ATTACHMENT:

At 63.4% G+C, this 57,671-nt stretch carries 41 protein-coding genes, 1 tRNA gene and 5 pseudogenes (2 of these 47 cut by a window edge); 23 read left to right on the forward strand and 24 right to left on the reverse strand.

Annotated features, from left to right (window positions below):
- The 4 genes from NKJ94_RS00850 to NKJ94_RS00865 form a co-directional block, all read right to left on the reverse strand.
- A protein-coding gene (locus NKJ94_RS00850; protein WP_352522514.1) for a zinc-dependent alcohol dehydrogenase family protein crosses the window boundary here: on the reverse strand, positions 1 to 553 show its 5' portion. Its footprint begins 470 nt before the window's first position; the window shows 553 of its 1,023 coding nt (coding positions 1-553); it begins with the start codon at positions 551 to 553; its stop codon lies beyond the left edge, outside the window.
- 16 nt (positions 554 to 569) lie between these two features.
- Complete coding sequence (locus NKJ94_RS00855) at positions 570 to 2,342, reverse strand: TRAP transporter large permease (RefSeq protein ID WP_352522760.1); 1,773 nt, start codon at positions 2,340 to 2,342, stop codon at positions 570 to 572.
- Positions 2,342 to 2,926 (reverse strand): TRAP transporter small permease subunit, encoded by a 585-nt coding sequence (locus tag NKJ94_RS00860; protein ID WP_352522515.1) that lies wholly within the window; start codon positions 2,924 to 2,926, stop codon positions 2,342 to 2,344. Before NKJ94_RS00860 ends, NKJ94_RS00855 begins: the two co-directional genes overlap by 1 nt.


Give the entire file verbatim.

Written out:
At 63.4% G+C, this 57,671-nt stretch carries 41 protein-coding genes, 1 tRNA gene and 5 pseudogenes (2 of these 47 cut by a window edge); 23 read left to right on the forward strand and 24 right to left on the reverse strand.

Annotated features, from left to right (window positions below):
- The 4 genes from NKJ94_RS00850 to NKJ94_RS00865 form a co-directional block, all read right to left on the reverse strand.
- A protein-coding gene (locus NKJ94_RS00850; protein WP_352522514.1) for a zinc-dependent alcohol dehydrogenase family protein crosses the window boundary here: on the reverse strand, positions 1 to 553 show its 5' portion. Its footprint begins 470 nt before the window's first position; the window shows 553 of its 1,023 coding nt (coding positions 1-553); it begins with the start codon at positions 551 to 553; its stop codon lies beyond the left edge, outside the window.
- 16 nt (positions 554 to 569) lie between these two features.
- Complete coding sequence (locus NKJ94_RS00855) at positions 570 to 2,342, reverse strand: TRAP transporter large permease (RefSeq protein ID WP_352522760.1); 1,773 nt, start codon at positions 2,340 to 2,342, stop codon at positions 570 to 572.
- Positions 2,342 to 2,926 (reverse strand): TRAP transporter small permease subunit, encoded by a 585-nt coding sequence (locus tag NKJ94_RS00860; protein ID WP_352522515.1) that lies wholly within the window; start codon positions 2,924 to 2,926, stop codon positions 2,342 to 2,344. Before NKJ94_RS00860 ends, NKJ94_RS00855 begins: the two co-directional genes overlap by 1 nt.